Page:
Gotham Security Daily Threat Alerts

By Nancy Rand
Posted in Security
On May 03, 2016

May 2, SecurityWeek – (International) Serious flaw found in “PL/SQL Developer” update system. Allround Automations released a new version of its PL/SQL Developer product after an application security consultant discovered that version 11.0.4, and earlier versions, used Hyper Text Transfer Protocol (HTTP) updates and did not validate the downloaded file’s authenticity, allowing a man-in-the-middle (MitM) attacker to replace the authentic Uniform Resource Locator (URL) with another URL that leads to a malicious file, as well as replace the download link with an arbitrary command that will execute in a user’s context during the PL/.SQL Developer update process. Source

May 2, SecurityWeek – (International) Microsoft adds Nano server to bug bounty program. Microsoft reported April 29 that it is offering large monetary rewards for vulnerabilities found in the Nano Server installation option of its Windows Server 2016 Technical Preview 5 and all subsequent releases after stating that the product was ideal for a compute host for Hyper-V virtual machines, a storage host for Scale-Out File Server, a Domain Name System (DNS) server, and a host for cloud apps, and if infected, could pose severe damages to each component. Source

May 1, Softpedia – (International) Valve fixes steam crypto bug that exposed passwords in plaintext. Valve updated its Steam gaming client after a security researcher found that the lack of Message Authentication Code (MAC) in its application’s crypto package allowed an attacker to carry out man-in-the-middle (MitM) attacks, enabled victims to become Valve Anti-Cheat (VAC) banned, or potentially exposed users’ passwords in plaintext. Source

May 1, Softpedia – (International) Decrypter for Alpha ransomware lets victims recover files for free. A team of security researchers discovered and decrypted a new ransomware version called Alpha ransomware, which demands targets pay $400 worth of iTunes gift cards to decrypt encrypted files by using AES-256 encryption to lock files, change each file’s name with the .encrypted extension, add a ransom note in text format in each folder, change the target’s wallpaper, and delete itself to avoid detection. Researchers found a weakness in the ransomware’s encryption routine and released a decrypter to help victims retrieve locked files. Source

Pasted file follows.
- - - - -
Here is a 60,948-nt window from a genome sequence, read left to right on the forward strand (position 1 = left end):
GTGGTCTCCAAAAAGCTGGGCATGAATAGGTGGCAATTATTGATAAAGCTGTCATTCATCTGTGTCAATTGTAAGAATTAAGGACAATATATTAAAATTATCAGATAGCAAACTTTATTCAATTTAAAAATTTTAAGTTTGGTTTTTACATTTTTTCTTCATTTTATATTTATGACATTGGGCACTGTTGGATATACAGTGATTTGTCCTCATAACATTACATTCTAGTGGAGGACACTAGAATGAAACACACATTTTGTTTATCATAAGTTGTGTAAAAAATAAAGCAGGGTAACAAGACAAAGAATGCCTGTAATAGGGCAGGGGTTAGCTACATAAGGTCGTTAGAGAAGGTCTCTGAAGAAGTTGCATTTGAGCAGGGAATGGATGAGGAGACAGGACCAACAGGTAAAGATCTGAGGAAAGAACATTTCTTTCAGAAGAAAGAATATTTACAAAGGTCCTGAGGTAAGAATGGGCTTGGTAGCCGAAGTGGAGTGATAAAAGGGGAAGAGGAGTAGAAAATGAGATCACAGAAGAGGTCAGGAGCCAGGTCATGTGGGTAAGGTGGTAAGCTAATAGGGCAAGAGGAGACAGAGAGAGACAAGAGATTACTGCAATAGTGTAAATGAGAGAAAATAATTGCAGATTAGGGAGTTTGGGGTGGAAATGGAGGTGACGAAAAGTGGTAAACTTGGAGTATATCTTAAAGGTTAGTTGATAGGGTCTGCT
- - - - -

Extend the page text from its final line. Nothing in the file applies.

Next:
April 29, Softpedia – (International) Crooks deliver android malware via Fake Google Chrome updates. Security researchers from Zscaler discovered that cyber criminals were distributing fake Google Chrome update packages disguised as Android application package (APK) files affecting Android users to steal a target’s credit card information, terminate the device’s antivirus software, monitor incoming and outgoing calls and Short Message Service (SMS) messages, as well as start or end calls, among other actions. Attackers were seen using large collections of domain names to host the malware, which were changed a regular intervals. Source

April 29, Softpedia – (International) BPlug trojan hides in Chrome Extensions and Spams your Facebook friends. Security researchers from Dr. Web discovered that over 12,000 users were infected with the trojan titled, Trojan.BPlug.1074 or BPlug after the bug was seen hiding in Google Chrome’s extensions and collecting a target’s Facebook user identifier (UID) and their cross-site request forgery (CSRF) token to execute actions on a Facebook users’ behalf. Attackers can send out malicious links disguised as YouTube videos to Facebook friends in an aim to increase the trojan’s infection. Source

April 29, SecurityWeek – (International) Malware leverages Windows “God Mode” for persistency. Researchers from Intel Security reported that the malware dubbed, “Dynamer” was abusing the Microsoft Windows Easter Egg called “God Mode” function to gain persistency on an infected machine by installing itself into a folder inside the %AppData% directory, creating a registry run key, and executing its capability normally. Researchers advised affected users to terminate the malware’s process via Task Manager and run a specially crafted command from the command prompt. Source

Reprinted from the USDHS Daily Open Source Infrastructure Report

Nancy Rand

Nancy Rand

Nancy has more than 20 years’ experience in information technology and security, solving business issues and implementing best-practice solutions that support organizational objectives. Her expertise includes leveraging, optimizing, and implementing diverse technology platforms, and management of large-scale technology projects.